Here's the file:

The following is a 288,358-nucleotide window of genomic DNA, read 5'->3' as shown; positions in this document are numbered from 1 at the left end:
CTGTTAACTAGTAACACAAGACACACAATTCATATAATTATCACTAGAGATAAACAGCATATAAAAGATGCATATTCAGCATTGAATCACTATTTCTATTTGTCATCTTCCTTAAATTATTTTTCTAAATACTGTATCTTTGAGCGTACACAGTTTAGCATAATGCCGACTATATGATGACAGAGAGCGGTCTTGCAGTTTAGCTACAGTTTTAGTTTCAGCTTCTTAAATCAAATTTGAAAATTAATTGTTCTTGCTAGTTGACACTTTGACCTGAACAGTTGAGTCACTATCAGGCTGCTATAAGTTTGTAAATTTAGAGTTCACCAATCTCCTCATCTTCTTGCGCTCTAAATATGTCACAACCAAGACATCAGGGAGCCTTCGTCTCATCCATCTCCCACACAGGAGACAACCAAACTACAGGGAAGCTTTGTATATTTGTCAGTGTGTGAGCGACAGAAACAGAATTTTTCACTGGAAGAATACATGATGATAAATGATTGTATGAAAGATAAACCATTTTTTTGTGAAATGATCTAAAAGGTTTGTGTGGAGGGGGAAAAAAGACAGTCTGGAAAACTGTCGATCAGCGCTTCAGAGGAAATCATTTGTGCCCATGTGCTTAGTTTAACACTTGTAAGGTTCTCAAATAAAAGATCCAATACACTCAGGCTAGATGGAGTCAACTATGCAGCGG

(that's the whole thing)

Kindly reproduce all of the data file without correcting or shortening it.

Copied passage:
The following is a 288,358-nucleotide window of genomic DNA, read 5'->3' as shown; positions in this document are numbered from 1 at the left end:
CTGTTAACTAGTAACACAAGACACACAATTCATATAATTATCACTAGAGATAAACAGCATATAAAAGATGCATATTCAGCATTGAATCACTATTTCTATTTGTCATCTTCCTTAAATTATTTTTCTAAATACTGTATCTTTGAGCGTACACAGTTTAGCATAATGCCGACTATATGATGACAGAGAGCGGTCTTGCAGTTTAGCTACAGTTTTAGTTTCAGCTTCTTAAATCAAATTTGAAAATTAATTGTTCTTGCTAGTTGACACTTTGACCTGAACAGTTGAGTCACTATCAGGCTGCTATAAGTTTGTAAATTTAGAGTTCACCAATCTCCTCATCTTCTTGCGCTCTAAATATGTCACAACCAAGACATCAGGGAGCCTTCGTCTCATCCATCTCCCACACAGGAGACAACCAAACTACAGGGAAGCTTTGTATATTTGTCAGTGTGTGAGCGACAGAAACAGAATTTTTCACTGGAAGAATACATGATGATAAATGATTGTATGAAAGATAAACCATTTTTTTGTGAAATGATCTAAAAGGTTTGTGTGGAGGGGGAAAAAAGACAGTCTGGAAAACTGTCGATCAGCGCTTCAGAGGAAATCATTTGTGCCCATGTGCTTAGTTTAACACTTGTAAGGTTCTCAAATAAAAGATCCAATACACTCAGGCTAGATGGAGTCAACTATGCAGCGG